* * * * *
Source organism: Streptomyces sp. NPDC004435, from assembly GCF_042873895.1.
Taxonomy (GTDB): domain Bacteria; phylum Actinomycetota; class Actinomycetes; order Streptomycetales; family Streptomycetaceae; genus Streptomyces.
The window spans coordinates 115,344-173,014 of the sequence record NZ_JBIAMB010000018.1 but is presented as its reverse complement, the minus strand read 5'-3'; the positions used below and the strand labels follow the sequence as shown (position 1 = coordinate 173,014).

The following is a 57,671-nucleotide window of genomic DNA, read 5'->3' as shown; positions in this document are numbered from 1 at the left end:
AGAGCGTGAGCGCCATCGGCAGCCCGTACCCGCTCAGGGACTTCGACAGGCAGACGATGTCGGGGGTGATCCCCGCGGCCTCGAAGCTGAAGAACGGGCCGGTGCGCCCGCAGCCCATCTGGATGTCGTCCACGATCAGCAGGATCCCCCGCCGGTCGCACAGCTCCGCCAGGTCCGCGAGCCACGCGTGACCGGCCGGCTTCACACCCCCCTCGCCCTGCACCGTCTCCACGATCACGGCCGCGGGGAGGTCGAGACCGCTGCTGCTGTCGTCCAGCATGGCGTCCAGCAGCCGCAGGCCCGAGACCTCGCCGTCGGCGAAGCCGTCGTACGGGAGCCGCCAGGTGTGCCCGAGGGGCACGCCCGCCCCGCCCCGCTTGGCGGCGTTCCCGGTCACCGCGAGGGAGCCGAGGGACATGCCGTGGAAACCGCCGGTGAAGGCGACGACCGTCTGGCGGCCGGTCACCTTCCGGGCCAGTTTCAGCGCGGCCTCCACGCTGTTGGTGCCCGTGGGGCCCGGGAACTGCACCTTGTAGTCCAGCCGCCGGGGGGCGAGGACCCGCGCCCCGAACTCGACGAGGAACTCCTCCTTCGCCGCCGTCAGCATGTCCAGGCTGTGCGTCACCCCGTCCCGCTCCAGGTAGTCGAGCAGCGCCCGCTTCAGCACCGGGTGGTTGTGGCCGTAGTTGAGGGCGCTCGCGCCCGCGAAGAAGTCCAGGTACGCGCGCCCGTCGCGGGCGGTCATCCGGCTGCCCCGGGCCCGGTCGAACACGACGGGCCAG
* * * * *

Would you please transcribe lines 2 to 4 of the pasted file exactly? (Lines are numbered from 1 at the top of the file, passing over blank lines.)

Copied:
Taxonomy (GTDB): domain Bacteria; phylum Actinomycetota; class Actinomycetes; order Streptomycetales; family Streptomycetaceae; genus Streptomyces.
The window spans coordinates 115,344-173,014 of the sequence record NZ_JBIAMB010000018.1 but is presented as its reverse complement, the minus strand read 5'-3'; the positions used below and the strand labels follow the sequence as shown (position 1 = coordinate 173,014).

The following is a 57,671-nucleotide window of genomic DNA, read 5'->3' as shown; positions in this document are numbered from 1 at the left end: